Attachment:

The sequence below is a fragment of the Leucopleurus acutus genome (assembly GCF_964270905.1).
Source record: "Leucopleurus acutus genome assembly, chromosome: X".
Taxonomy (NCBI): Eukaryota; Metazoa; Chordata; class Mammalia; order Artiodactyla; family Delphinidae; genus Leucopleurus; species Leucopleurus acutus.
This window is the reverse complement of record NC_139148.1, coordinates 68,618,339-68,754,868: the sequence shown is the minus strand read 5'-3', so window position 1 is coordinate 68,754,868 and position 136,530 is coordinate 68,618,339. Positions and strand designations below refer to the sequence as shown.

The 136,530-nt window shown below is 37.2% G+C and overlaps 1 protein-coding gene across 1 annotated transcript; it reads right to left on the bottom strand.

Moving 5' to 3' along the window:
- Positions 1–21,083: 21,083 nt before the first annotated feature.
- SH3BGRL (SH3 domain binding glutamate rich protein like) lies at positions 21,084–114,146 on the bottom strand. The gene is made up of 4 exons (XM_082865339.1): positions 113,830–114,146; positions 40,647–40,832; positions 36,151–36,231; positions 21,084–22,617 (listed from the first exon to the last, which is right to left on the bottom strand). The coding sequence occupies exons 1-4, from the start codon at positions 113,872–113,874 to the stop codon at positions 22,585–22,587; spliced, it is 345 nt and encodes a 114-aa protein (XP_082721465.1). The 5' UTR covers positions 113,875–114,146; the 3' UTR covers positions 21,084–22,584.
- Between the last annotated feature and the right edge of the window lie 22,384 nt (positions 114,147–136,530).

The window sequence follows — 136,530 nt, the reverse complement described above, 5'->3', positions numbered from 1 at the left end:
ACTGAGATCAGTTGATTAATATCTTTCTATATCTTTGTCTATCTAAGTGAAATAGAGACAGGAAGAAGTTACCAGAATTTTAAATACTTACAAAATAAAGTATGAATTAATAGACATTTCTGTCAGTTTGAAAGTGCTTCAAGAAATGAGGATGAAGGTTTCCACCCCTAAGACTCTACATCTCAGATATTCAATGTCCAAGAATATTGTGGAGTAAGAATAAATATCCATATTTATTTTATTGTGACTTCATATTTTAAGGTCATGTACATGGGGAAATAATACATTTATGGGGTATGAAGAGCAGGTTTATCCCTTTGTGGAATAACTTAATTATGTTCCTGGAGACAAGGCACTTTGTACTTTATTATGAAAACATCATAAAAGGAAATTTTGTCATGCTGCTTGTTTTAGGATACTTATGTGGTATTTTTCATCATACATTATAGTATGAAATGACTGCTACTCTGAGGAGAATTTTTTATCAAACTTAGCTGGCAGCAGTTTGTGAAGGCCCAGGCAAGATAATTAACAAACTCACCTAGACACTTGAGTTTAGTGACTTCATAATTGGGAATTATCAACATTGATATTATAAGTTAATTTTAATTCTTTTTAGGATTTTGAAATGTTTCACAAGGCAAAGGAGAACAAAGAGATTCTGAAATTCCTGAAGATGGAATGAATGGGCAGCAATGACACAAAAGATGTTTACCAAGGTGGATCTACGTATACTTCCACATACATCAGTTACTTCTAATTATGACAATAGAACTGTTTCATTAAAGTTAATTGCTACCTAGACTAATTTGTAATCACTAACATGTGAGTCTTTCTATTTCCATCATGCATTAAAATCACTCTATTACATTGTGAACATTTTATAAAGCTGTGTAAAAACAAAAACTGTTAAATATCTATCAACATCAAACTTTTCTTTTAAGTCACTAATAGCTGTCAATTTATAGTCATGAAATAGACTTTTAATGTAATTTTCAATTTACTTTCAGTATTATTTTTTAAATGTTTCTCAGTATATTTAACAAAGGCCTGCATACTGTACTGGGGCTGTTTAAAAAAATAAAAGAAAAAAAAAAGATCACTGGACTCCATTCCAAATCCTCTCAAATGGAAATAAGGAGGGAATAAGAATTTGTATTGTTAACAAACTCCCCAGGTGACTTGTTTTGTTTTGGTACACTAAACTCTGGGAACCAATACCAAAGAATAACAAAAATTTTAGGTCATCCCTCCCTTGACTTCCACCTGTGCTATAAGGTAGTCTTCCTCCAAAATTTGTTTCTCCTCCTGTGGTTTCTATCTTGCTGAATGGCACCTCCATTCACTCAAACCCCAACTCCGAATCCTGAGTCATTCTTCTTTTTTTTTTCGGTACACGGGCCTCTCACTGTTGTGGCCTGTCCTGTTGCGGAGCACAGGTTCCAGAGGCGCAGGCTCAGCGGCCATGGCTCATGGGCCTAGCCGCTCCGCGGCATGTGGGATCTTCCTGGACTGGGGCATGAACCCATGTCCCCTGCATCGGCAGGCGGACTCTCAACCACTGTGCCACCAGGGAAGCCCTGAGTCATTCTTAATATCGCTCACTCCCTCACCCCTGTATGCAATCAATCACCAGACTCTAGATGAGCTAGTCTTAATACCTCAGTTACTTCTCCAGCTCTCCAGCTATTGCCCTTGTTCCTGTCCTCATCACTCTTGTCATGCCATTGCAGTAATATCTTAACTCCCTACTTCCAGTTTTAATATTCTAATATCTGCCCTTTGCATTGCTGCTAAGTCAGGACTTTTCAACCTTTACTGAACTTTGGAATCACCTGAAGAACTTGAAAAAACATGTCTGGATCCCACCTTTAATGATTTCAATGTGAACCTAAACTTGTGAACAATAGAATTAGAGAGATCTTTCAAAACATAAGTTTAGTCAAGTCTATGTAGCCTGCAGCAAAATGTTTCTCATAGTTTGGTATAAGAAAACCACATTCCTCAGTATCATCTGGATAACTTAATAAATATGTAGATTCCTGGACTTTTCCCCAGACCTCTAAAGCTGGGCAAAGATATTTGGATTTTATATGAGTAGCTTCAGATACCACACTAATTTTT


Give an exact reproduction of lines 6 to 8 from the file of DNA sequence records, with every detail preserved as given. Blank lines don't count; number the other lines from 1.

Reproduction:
Moving 5' to 3' along the window:
- Positions 1–21,083: 21,083 nt before the first annotated feature.
- SH3BGRL (SH3 domain binding glutamate rich protein like) lies at positions 21,084–114,146 on the bottom strand. The gene is made up of 4 exons (XM_082865339.1): positions 113,830–114,146; positions 40,647–40,832; positions 36,151–36,231; positions 21,084–22,617 (listed from the first exon to the last, which is right to left on the bottom strand). The coding sequence occupies exons 1-4, from the start codon at positions 113,872–113,874 to the stop codon at positions 22,585–22,587; spliced, it is 345 nt and encodes a 114-aa protein (XP_082721465.1). The 5' UTR covers positions 113,875–114,146; the 3' UTR covers positions 21,084–22,584.